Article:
The United Nations has warned that COVID-19 could possibly trigger a global food shortage. In India, despite there being clear instructions from the government, the current lockdown has clogged the agriculture supply chain.
There are reports of trucks stuck in queues at entry points of cities waiting for passes. The lockdown is necessary to contain the spread of COVID-19, but it has affected labour availability in agriculture fields for harvesting of wheat, gram, potato and other seasonal crops. State-run Agricultural Produce Marketing Committees (APMCs) or mandis are closed for trading. There are other limited options available for farmers to sell their produce, but the current situation makes these options hard to access.
The fear is that the already unstable livelihood of the country’s 140 million farmers is going to be adversely impacted.
In times like this, the business continuity of agricultural value chain activities is crucial to make food items available. It is also important to ensure that livelihoods of farmers are not disrupted.
We urgently need ideas in not only dealing with the crisis like this, but ideas that are sustainable and will benefit the country when things go back to normal.
Here are two thoughts –
- Promoting and strengthening farmer collectives
- Promoting ICT in agriculture
These two are not new concepts but the business case to invest in them further, are more convincing than ever before. These are crucial to prepare the Indian farmers for the future.
The first one is related to farmer collectives, i.e. a group of farmers who collectively participate in agricultural value chain activities. The collective is a legal entity that is responsible for managing commercial transactions among individual farmers, sellers and buyers.
Mewar Green Agro Producer Company, a collective of close to 500 tribal farmers operating in south Rajasthan, has ensured that farmers have access to critical technical advisory services through phone calls. The company is also reaching out to potential buyers to secure market for their produce beyond mandis. It is also engaging with agri-input (seed, fertilizers, etc) providers so that its members are prepared for the upcoming monsoon crop.
“In a social isolation environment, farmer collective is the only trusted connector between the individual farmers and the market,” says Lalit Joshi, promoter, Mewar Green Agro Producer Company.
According to National Bank for Agriculture and Rural Development (NBARD), there are around 5,000 farmer collectives in India. Assuming each collective has about 500 members, there are currently 2.5 million farmers who are within the ambit of these collectives. Another 75% of farmers in the country will need to be connected to this model. It is a mammoth task, but not impossible. Especially, if the country wants its farmers to flourish with or without COVID-19.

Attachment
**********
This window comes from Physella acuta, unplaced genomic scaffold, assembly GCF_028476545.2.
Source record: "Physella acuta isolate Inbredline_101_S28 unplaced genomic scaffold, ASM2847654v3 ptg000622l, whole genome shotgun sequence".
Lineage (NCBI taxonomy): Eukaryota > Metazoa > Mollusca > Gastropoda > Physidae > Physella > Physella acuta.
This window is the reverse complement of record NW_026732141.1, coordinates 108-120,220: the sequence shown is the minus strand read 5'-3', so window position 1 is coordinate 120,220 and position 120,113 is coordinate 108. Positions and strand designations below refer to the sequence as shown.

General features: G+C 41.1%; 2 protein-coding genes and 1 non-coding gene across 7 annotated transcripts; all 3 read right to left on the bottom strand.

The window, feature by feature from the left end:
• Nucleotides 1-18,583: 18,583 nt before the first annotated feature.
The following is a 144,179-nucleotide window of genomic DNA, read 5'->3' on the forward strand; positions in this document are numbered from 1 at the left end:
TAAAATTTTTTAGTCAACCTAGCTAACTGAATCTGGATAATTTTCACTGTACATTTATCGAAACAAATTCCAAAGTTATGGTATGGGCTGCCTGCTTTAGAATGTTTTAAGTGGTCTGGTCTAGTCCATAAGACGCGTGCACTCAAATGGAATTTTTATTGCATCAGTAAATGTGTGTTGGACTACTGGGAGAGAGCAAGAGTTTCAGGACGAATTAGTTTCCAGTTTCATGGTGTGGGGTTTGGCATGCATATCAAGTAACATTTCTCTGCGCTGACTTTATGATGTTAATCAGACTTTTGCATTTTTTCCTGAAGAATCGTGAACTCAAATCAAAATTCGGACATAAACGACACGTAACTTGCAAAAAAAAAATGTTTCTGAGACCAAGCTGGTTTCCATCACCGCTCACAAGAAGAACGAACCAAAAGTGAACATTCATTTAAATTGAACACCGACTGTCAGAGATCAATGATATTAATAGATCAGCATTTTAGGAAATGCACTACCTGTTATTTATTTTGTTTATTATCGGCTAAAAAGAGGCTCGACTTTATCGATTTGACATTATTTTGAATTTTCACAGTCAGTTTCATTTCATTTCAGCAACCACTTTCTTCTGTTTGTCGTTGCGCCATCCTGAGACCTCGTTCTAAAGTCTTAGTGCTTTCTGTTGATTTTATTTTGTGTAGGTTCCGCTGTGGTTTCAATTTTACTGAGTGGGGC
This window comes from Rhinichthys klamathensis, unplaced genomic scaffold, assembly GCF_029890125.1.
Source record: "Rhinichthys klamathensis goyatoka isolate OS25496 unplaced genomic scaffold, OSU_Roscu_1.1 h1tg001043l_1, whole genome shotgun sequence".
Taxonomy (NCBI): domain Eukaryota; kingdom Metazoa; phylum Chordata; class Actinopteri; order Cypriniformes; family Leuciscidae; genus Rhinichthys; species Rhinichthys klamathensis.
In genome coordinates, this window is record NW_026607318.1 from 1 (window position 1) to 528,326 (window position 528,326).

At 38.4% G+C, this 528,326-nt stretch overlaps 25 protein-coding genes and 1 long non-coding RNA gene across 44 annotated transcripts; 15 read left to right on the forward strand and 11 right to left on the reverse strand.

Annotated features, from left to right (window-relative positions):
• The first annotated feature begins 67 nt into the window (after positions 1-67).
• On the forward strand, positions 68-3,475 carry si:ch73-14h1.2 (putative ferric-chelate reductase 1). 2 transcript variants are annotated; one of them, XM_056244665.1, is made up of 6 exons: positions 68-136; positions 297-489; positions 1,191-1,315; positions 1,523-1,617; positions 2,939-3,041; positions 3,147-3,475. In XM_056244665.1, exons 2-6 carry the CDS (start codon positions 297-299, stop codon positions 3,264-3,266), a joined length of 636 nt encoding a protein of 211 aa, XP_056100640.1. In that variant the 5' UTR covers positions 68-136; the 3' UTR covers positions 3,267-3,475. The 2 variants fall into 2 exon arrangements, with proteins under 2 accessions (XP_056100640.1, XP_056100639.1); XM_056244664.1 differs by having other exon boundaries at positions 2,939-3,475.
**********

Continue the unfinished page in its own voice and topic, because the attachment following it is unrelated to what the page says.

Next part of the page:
The second is about the large-scale adoption of ICT in agriculture. The crisis has further strengthened the belief that adoption of ICT is a requisite for the farmers to access vital services.
The government’s e-NAM (National Agriculture Market) platform to strengthen agriculture marketing for farmers, including the collectives, is an initiative in the right direction. The platform is expanding its features based on the current lockdown situation as well. For example, the platform has aggregated the services of transport companies bringing at least 375,000 trucks accessible to the farmers. e-NAM could become the next Uber-like on-demand service for agriculture in India.
Now, if you add AI and other predictive models to the mix, it becomes a long term solution.
In a global lockdown, farmers across the world can get updates about the status of their crop, essential parameters such as weather, information about buyers, sellers, and other service providers all through ICT-based solutions. This is already happening but will have to be scaled up through public and private investment.
But are the farmers ready to use such solutions? The adoption of such technology-driven solutions will depend on the investment that the government and other stakeholders put to make farmers digitally literate. Also, the investments in creating digital infrastructure, i.e. IOT platforms, for example, will have to be pushed. COVID-19 has demonstrated the need and the opportunity to invest in this.
More investments to set up and strengthen producer collectives as well as to promote large-scale adoption of ICT in agriculture is the need of the hour. Specific interventions will vary according to the area and farmers, though investment will have to be universal. This will secure farmers livelihood, protect rural community and ensure there is food on our plates.
Rajesh Jain is the senior director at Wadhwani Institute for Artificial Intelligence and Kulranjan Kujur is an international development professional.